Saturday, August 29, 2020

The Sandpiper: A Review


This review is part of the Summer Under the Stars Blogathon sponsored by Journeys in Classic Film. Today's star is Eva Marie Saint.

If The Sandpiper is remembered at all, it is due to two reasons: it is the third film teaming of Elizabeth Taylor and Richard Burton and its love theme, the Oscar-winning The Shadow of Your Smile. Apart from that The Sandpiper is not particularly good but it is mildly entertaining.

Free spirited bohemian artist Lisa Reynolds (Taylor) is forced to place her illegitimate son Danny (Morgan Mason) in an Episcopalian boarding school near her Big Sur home. The school's director Dr. Edward Hewitt (Burton) is stern but not unkind. Despite Lisa's overwrought fears Danny does adjust well, thanks to both Dr. and Mrs. Claire Hewitt (Eva Marie Saint).

Dr. Hewitt is quickly drawn to the outspoken atheist Reynolds and soon a passionate affair begins, with each questioning their worldviews (his on his myriad of sins, hers on marriage and the possibility of true love). However, eventually the affair is found out by the community. Hewitt finds he has been compromising so long financially (such as letting poor students slide if their parents kept checks rolling in) that despite his wife's forgiveness for his liaison he knows he cannot stay. 

Lisa for her part sees that Danny is free himself to make his own choices, and he chooses to stay at the school. The lovers make a quiet farewell, each remembering "the shadow of your smile".

The Sandpiper, for better or worse, lays the symbolism of the actual sandpiper far too thick to where it almost slips into farce. Early in the film, Lisa finds an injured sandpiper and nurses it back to health. In keeping with her free spirited worldview, she tells the somewhat dour Episcopalian that he (the bird) has to be free to roam.

The subtext is anything but, and while one can roll with symbolism one thinks that The Sandpiper could have restrained itself just a touch.

In certain ways, The Sandpiper is almost a bit hilarious. The "bohemians" and "free spirits" that Lisa surrounds herself with now come across as either almost rather square or exaggerated figures. In any case, each of these avant-garde artistes look at least twenty years too old to be believable bohemians.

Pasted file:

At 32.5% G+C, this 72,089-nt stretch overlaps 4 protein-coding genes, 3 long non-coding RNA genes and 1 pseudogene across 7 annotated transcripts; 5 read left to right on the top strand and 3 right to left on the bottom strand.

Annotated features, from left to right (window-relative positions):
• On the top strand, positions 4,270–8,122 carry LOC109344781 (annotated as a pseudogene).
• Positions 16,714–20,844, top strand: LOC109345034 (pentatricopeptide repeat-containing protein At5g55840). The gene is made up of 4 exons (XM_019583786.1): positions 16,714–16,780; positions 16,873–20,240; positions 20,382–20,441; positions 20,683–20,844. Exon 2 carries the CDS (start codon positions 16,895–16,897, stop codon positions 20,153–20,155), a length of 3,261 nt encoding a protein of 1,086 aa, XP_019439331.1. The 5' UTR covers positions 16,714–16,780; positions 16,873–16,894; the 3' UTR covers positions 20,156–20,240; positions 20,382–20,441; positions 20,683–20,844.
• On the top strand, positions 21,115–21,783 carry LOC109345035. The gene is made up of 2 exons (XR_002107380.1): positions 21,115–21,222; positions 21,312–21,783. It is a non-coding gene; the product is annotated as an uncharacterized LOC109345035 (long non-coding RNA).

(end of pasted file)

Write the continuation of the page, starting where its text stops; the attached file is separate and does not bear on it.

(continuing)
Performance-wise, you don't watch The Sandpiper for them. Burton and Taylor are not "acting". They are "being", but that is not a compliment or insult. Taylor seems almost determined to be hysterical in every sense of the word, coming across as less an earthy, passionate woman and more an annoying scold. Burton has only his baritone to act with (and as a side note, I don't know why this was such an existentialist crisis as I find that Episcopalians are essentially churchgoing atheists, but there it is).

Still, it is always a treat to see them together. They have a quiet magnetism together, making it hard to look away from this most glamorous and conflicted pair.

Eva Marie Saint does not have a big enough role as the wronged wife, but she is effective, particularly with Mason in their scene together. A surprising turn in that of Charles Bronson as Cos, the overtly antagonistic sculptor who needles Hewitt to the point where even Lisa says he's out of line. It's nice to see Bronson do something unexpected even if it is a bit curious.

If anything really lifts The Sandpiper, it is two elements. First is the beautiful location, as the film showcases Big Sur, California in beautiful scenery. Second, it is Johnny Mandel's jazz-tinted score, including the closing theme The Shadow of Your Smile. Mandel and lyricist Paul Francis Webster would go on to win Best Original Song for The Shadow of Your Smile, which plays in an instrumental version throughout The Sandpiper

The scenery and music are both quite beautiful, and The Shadow of Your Smile is certainly worthy of its win. Apart from that though The Sandpiper is not a particularly great movie but it is something to watch on a quiet Sunday afternoon for the pairing of one of the great screen duos in the most lush of surroundings. The Sandpiper does not ask much from Burton and Taylor other than to be Burton and Taylor, but that is enough in this case. 


Next Burton and Taylor Film: Who's Afraid of Virginia Woolf?

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